Our colleague, Brooke Edmunds, was kind enough to shoot and edit this short video on two of our current lab projects: Jen Hayes’ study of native plants and nativars and Tyler Spofford’s study of the economic costs and benefits of growing vegetables in bucket gardens.
As we near the end of our 2020 field season, stay tuned for research updates.
COVID-19 has impacted our research in many different ways, including making it more difficult to find time to provide research updates on a regular basis. Despite the long silence, we have many projects up and running this summer! In fact, we’re launching four new projects, finishing up three long-term projects, and writing up another two projects.
In this blog post, I give a brief overview of the four new Garden Ecology Lab projects that launched this summer.
Microbiome of Garden Soils and Gardeners: Dr. Gwynne Mhuireach’s project has been spotlighted in a recent blog post and webinar. She has selected the 40 gardeners that will be included in her study: 20 high desert and 20 Willamette Valley gardeners, half of whom are organic and half of whom are conventional gardeners. Soon, these gardeners will be sending in their soil and skin swab samples. And then, the long process of analysis will begin.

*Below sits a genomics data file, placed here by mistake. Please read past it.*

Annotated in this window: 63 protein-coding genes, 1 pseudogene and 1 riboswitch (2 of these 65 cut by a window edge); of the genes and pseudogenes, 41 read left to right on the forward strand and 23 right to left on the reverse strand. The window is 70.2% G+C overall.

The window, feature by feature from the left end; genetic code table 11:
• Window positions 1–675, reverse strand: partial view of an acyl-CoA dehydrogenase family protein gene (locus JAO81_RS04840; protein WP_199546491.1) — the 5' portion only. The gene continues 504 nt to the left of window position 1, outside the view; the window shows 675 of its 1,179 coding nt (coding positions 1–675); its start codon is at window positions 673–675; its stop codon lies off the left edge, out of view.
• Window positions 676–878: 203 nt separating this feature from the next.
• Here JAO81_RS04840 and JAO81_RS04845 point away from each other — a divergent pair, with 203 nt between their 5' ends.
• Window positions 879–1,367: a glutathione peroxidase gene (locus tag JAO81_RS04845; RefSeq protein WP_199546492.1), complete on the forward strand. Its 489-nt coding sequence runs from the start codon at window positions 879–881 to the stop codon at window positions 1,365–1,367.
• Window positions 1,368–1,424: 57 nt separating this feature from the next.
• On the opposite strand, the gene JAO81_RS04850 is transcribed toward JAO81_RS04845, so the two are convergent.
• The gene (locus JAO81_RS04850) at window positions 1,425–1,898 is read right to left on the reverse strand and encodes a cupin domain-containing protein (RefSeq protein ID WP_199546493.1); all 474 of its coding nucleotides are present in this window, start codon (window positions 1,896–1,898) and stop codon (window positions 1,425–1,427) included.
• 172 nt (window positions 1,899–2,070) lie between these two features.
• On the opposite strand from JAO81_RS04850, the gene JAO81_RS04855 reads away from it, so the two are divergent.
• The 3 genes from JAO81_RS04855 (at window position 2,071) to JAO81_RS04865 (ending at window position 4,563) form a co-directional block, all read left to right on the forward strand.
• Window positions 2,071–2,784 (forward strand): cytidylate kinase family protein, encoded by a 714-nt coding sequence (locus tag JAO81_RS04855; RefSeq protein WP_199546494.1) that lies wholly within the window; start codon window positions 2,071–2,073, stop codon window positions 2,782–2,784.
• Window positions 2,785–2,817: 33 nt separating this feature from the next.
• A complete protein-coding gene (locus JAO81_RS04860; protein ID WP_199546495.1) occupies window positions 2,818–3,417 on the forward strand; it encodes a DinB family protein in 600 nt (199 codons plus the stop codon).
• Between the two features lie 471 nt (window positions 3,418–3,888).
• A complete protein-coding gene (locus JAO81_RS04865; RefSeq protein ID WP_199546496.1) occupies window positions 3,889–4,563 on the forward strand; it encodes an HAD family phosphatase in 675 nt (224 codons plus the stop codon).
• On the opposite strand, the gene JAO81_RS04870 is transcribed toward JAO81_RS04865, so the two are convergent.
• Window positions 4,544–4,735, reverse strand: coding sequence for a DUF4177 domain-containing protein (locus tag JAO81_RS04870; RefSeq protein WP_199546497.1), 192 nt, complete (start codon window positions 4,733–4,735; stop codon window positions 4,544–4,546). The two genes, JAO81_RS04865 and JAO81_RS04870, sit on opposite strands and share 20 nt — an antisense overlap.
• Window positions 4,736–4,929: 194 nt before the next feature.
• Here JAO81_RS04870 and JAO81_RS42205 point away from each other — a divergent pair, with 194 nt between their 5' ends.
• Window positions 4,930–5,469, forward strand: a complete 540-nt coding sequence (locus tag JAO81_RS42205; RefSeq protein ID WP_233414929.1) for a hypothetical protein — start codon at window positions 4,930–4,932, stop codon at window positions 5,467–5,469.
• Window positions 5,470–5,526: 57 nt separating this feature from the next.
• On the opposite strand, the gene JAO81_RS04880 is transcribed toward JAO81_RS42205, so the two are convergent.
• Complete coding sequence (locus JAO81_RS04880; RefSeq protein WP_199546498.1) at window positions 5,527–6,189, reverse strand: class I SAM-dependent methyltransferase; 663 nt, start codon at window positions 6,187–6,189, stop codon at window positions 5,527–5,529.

She’s studying the microbe community in garden soils, and how those might differ according to garden region (Willamette Valley or high desert) and gardening practices (organic versus conventional soil managmeent). She’s also studying whether garden soil microbes transfer to gardeners’ skin during the act of gardening, and if so, how long those microbes persist on the skin.
Jen’s field site is located at the Oak Creek Center for Urban Horticulture at OSU, which makes it so much easier for undergraduate student researchers to participate in this project. She samples pollinators on Tuesdays and Fridays. She takes 5-minute observations of pollinator visits on Mondays and Thursdays. In between, lots of time is spent weeding and watering plots, counting flowers, and measuring floral traits.
Cost / Benefit Analysis of Growing Edible Plants in Containers: Tyler Spofford is a new lab member, who is completing his undergraduate degree in the BioResource Research program at OSU. He is working to develop a ‘budget’ for growing food in low-cost containers. I’ve summarized this ‘budget’ data for growing food in standard vegetable gardens, but no data yet exists (that I can find) for containerized vegetable gardens. Tyler is growing 40 tomato plants across two sizes of containers (3 gallons and 5 gallons), as single plants and in combination with basil. He’s keeping track of all of the costs (both money and time spent to grow food). When he harvests food, he’ll weigh his harvest, and track the economic benefit of his efforts, and how container size and planting configuration (one or two crops per container) influences harvest. I’ve set up a Flickr album for his study, to host project photos.